In Walker v. John Doe and I.C.B.C., the Plaintiff was riding a motorcycle when he was injured by a flying tire from a truck. The identities of the truck driver and owner were never ascertained. The Plaintiff subsequently brought an ICBC hit and run claim for damages for pain and suffering, as well as various other forms of damages. On the 14th day of trial, the trial judge declared a mistrial after hearing closing submissions from counsel for the Plaintiff. ICBC’S lawyer then sought costs orders against counsel for the Plaintiff and/or the Plaintiff himself. Counsel for each argued that the trial judge hearing the new trial should ultimately decide the issues of costs, however ICBC’S lawyer argued otherwise, namely that the trial judge of the original trial should be the one to decide. The trial judge of the original eventually ruled that he would be in a better position to address costs.
 The broad question of whether there is a “longstanding practice” in this province that directs that the costs arising from a mistrial should be assessed by the ultimate trial judge misses an important aspect of the particular issue before me. The issue on this application is not, as the Response filed by the plaintiff suggests, whether “[t]he allocation of costs thrown away as a result of the mistrial should be in the ultimate cause or decided by the judge before whom the case is ultimately tried”.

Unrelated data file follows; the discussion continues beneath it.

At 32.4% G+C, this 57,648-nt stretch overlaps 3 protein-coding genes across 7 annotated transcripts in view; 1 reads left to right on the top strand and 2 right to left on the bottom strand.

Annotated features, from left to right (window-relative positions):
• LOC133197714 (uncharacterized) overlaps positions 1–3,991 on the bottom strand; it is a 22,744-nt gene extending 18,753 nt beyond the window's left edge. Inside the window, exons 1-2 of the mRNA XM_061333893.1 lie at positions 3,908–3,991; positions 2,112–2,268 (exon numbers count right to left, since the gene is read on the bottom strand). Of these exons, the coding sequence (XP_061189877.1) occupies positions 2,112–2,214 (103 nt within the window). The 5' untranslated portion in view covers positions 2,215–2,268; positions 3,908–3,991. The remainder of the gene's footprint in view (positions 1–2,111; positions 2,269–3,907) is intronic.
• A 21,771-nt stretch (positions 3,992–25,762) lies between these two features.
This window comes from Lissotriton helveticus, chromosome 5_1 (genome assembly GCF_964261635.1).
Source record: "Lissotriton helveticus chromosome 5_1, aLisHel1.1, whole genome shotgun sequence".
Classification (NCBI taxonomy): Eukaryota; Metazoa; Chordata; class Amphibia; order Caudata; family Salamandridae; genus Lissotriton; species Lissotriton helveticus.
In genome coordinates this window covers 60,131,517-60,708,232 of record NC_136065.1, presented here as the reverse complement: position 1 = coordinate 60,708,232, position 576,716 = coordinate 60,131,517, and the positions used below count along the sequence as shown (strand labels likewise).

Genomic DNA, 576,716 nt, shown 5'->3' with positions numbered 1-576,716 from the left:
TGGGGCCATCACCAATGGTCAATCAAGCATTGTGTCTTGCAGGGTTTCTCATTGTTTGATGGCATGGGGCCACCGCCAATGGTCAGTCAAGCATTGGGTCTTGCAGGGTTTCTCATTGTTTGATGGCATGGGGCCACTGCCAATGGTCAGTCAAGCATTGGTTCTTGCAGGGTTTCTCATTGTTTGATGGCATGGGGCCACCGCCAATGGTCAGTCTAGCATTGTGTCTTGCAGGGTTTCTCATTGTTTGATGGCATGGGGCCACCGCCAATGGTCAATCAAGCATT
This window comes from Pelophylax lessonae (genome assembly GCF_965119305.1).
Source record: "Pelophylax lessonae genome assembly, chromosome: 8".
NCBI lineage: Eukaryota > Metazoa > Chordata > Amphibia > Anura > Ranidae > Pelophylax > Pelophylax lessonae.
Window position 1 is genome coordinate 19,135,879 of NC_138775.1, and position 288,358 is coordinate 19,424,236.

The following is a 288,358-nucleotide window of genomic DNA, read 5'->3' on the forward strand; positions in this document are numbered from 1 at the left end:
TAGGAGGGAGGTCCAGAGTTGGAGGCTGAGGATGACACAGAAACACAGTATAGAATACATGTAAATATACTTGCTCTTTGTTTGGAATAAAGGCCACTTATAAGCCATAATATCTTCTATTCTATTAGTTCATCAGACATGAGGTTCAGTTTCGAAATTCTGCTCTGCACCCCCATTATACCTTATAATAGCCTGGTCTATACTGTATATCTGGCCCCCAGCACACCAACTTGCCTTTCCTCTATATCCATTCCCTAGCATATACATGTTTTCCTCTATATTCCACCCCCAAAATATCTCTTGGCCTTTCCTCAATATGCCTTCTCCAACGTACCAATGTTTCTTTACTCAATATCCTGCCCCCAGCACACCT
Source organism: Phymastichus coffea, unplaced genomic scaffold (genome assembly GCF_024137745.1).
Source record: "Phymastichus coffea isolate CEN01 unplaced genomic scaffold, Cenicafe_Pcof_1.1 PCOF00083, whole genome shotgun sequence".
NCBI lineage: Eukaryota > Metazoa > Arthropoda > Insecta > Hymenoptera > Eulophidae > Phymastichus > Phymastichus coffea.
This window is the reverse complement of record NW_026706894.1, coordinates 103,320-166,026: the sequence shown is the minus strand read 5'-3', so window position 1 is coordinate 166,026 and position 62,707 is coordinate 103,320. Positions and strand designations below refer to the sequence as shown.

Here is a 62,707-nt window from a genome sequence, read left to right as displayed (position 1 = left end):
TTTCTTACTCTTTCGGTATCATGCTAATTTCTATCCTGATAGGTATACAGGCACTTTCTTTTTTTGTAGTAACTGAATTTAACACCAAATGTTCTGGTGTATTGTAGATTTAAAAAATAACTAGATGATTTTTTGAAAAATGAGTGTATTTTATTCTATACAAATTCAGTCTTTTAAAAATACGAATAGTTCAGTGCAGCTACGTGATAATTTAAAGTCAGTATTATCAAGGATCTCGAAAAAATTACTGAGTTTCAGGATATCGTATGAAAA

The real issue, instead, is who should hear an application for costs, following a mistrial, when the dominant focus of that cost application is an order for special costs against counsel for the party that caused the mistrial. The fact that the dominant, if not overwhelming, focus of the defendant’s application is an order for special costs against counsel is patent from the submissions of the parties as well as from the materials and authorities that each has filed.
 I have also considered whether, having arrived at the foregoing conclusion, I should defer dealing with the substance of the application until after the appeal of the Mistrial Ruling. This would have the benefit of avoiding the costs that would be incurred in hearing the application and that would be wasted if the plaintiff is successful in its appeal of the Mistrial Ruling or, indeed, from these reasons. Conversely, if the Mistrial Ruling is upheld, I expect, having regard to the history of the matter, that any cost order I make will likely be appealed in any event. On balance I consider it better and more efficient to have each of the Mistrial Ruling, these reasons, as well as the eventual reasons from the cost application available before the hearing before the Court of Appeal takes place.